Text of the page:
Spectroscopic characterization of the protocluster of galaxies around 7C 1756+6520 at z ~ 1.4⋆
INAF – Osservatorio Astrofisico di Arcetri, Largo E. Fermi 5, 50125 Firenze, Italy
2 LERMA, Observatoire de Paris, CNRS, PSL Univ., Sorbonne Univ. and Collège de France, Paris, France
3 European Southern Observatory, Alonso de Córdova 3107, Casilla 19, Santiago 19001, Chile
4 Instituto de Radioastronomía y Astrofísica, UNAM, Campus Morelia, AP 3-72, 58089, Mexico
5 Dipartimento di Fisica e Astronomia, Università di Padova, vicolo dell’ Osservatorio 3, 35122 Padova, Italy
6 INAF – Astronomical Observatory of Padova, vicolo dell’Osservatorio 5, 35122 Padova, Italy
7 INAF – Istituto di Radioastronomia, Via Piero Gobetti 101, 40129 Bologna, Italy
Accepted: 23 June 2018
Aims. The aim of this paper is the spectroscopic study of 13 galaxies belonging to the field of the protocluster associated with the radio galaxy 7C 1756+6520 at z = 1.4156. In particular, we focus on the characterization of the nuclear activity.
Methods. This analysis has been performed on rest-frame optical spectra taken with the Large Binocular Telescope, using the spectrograph LUCI, which is operative in the near-infrared domain. The adopted spectral coverage allowed us to observe emission lines such as Hα, Hβ, [O III]λ 5007 Å, and [N II]λ 6583 Å at the redshift of the central radio galaxy. We observed the central part of the protocluster, which is suitable to include the radio galaxy, several spectroscopically confirmed active galactic nuclei (AGN) belonging to the protocluster, and other objects that might be members of the protocluster.
Results. For four previously identified protocluster members, we derived the redshift by detecting emission lines that have never detected before for these galaxies. We identified a new protocluster member and eight new possible protocluster members. The stacked spectrum of the galaxies in which we detected the [O III]λ 5007 Å emission line revealed the second line of the [O III] doublet at 4959 Å and the Hβ line, which confirms that they belong to the protocluster. By collecting all members identified so far in this work and other members from the literature, we defined 31 galaxies, including the central radio galaxy, around the redshift 1.4152 ± 0.056. This corresponds to peculiar velocities ≲5000 km s−1 with respect to the radio galaxy. The position versus velocity phase-space diagram suggests that three AGN of the protocluster and the central radio galaxy might be a virialized population that has been coexisting for a long time in the densest core region of this forming structure. This protocluster is characterized by a high fraction of AGN (~23%). For one of them, AGN1317, we produced two so-called Baldwin, Phillips & Terlevich (BPT) diagrams. The high fraction of AGN and their distribution within the protocluster seem to be consistent with predictions of some theoretical models on AGN growth and feedback. These models are based on galaxy interactions and ram pressure as triggers of AGN activity.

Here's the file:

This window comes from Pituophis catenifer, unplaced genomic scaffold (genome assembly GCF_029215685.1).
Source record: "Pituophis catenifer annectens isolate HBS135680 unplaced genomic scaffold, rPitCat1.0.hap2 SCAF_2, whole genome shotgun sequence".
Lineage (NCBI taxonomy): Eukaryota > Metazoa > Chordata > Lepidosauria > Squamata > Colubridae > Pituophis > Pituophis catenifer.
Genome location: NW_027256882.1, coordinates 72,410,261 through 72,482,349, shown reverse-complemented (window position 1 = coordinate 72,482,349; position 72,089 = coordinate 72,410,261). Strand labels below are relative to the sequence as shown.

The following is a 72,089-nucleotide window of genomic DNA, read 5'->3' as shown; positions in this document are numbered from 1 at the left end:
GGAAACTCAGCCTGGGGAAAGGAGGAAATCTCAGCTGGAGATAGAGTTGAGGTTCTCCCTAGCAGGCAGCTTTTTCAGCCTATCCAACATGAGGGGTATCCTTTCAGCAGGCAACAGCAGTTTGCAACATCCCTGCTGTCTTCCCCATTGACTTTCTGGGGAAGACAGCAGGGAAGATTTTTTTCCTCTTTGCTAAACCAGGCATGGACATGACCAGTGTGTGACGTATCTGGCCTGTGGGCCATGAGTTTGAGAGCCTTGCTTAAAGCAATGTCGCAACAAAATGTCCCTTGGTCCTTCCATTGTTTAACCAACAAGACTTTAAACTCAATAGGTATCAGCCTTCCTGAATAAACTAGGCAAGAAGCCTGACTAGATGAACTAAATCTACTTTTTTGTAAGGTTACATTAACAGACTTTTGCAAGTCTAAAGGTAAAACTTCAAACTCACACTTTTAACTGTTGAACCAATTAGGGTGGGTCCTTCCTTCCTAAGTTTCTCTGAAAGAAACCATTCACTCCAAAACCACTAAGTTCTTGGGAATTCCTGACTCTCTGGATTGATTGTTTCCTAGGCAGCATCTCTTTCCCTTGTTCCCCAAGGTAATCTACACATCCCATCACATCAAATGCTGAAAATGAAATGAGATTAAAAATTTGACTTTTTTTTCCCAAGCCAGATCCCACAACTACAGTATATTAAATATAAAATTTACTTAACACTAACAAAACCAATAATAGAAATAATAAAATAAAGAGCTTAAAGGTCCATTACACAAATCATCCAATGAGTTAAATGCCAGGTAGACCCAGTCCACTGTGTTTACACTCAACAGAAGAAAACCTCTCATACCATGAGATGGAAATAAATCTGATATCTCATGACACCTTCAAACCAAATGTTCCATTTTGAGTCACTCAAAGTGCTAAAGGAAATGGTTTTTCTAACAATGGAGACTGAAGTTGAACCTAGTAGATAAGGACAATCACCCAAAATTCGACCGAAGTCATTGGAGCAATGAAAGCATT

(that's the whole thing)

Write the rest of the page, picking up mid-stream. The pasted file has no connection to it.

Conclusions. The high fraction of AGN belonging to the protocluster suggests that they were likely triggered at the same time, maybe by the ongoing formation of the protocluster. Observations of AGN in this protocluster and in other distant clusters will help clarifying whether the resulting high fraction of AGN is unusual or typical for such structures at high redshift. Our next step will be analyses of previously acquired high-resolution radio data of the central radio galaxy to derive information on the nature of the radio galaxy and connect it with its cosmic evolution.
Key words: galaxies: clusters: individual: 7C 1756+6520 / galaxies: evolution / galaxies: formation
Based on data acquired using the Large Binocular Telescope (LBT). The LBT is an international collaboration among institutions in the United States, Italy and Germany. LBT Corporation partners are: The University of Arizona on behalf of the Arizona university system; Istituto Nazionale di Astrofisica, Italy; LBT Beteiligungsgesellschaft, Germany, representing the Max-Planck Society, the Astrophysical Institute Potsdam, and Heidelberg University; The Ohio State University, and The Research Corporation, on behalf of The University of Notre Dame, University of Minnesota and University of Virginia.
© ESO 2018